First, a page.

The theme for this year’s Osteoporosis Month from the National Osteoporosis Foundation is “Break Free from Osteoporosis”. The aim of National Osteoporosis Awareness and Prevention Month is to promote good bone health through the prevention, detection and treatment of osteoporosis. The awareness campaign encourages everyone to get to know their risk factors for osteoporosis and change their lifestyle to build and maintain strong bones.

An estimated 9 million adults in the U.S. have osteoporosis and over 48 million adults have low bone mass, most will go undiagnosed and untreated.

What is osteoporosis?

Osteoporosis or “porous bone” is a disease of the skeletal system characterized by low bone mass and deterioration of bone tissue. If you look at healthy bone under a microscope, you will see that parts of it look like a honeycomb. If you have osteoporosis, the holes and spaces in the honeycomb are much bigger than they are in healthy bone. This means your bones have lost density or mass and that the structure of your bone tissue has become abnormal. As your bones become less dense, they also become weaker and more likely to break. Osteoporosis leads to an increase risk of bone fractures typically in the wrist, hip, and spine.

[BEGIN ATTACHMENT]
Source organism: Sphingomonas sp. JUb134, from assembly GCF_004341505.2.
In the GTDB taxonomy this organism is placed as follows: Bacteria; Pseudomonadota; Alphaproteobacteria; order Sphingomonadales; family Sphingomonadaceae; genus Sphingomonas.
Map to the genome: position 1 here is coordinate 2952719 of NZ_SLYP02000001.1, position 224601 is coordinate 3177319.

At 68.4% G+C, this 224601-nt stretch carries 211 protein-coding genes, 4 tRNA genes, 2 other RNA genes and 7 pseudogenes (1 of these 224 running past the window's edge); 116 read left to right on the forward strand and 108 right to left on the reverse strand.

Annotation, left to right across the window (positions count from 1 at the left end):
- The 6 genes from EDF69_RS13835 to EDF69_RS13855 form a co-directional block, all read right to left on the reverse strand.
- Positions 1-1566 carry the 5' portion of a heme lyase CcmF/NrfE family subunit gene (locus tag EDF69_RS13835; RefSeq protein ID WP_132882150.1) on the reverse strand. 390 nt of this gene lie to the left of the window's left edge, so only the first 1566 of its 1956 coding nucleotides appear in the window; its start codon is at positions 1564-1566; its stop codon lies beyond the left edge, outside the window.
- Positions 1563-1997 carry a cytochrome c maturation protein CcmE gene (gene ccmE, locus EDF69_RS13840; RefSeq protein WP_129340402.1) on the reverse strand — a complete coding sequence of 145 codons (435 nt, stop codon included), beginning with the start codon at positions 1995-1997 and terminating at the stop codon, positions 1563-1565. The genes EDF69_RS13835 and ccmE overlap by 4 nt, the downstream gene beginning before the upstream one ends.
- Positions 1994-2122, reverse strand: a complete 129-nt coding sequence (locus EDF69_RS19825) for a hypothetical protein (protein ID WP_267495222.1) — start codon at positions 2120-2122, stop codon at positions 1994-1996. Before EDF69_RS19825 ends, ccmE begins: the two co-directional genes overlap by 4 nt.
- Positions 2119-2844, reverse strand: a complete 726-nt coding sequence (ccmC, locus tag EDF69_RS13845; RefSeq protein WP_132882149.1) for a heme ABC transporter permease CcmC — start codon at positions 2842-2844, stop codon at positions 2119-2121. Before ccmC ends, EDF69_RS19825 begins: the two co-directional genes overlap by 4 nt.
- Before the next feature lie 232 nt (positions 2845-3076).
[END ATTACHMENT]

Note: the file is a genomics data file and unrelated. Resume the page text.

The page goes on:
How can osteoporosis be prevented?

Osteoporosis and the broken bones it can cause are not part of normal aging. There is a lot you can do to protect your bones throughout your life. You’re never too young or too old to improve the health of your bones. Osteoporosis prevention should begin in childhood. But it shouldn’t stop there. Whatever your age, the habits you adopt now can affect your bone health for the rest of your life. Now is the time to take action. Some steps you can take include:

  • Eating a well balanced diet, including getting enough calcium and vitamin D.
  • Exercise regularly.  Doing regular weight-bearing and muscle-strengthening exercise is one of the best ways to protect against osteoporosis and broken bones.
  • Avoid smoking, and limit alcohol intake to no more than 2-3 drinks per day.  These things can promote calcium loss.
  • Know your risk factors.  Many factors play a role in your risk for osteoporosis, including age, gender, lifestyle, medical history, family history and whether you take any medication or have medical conditions that can lead to bone loss.  It is important to talk with your healthcare provider about your risk factors for osteoporosis and together you can develop a plan to protect your bones.

For more information about osteoporosis, risk factors, and prevention, visit the National Osteoporosis Foundation website.

Why is a medical alert system  important for seniors with osteoporosis?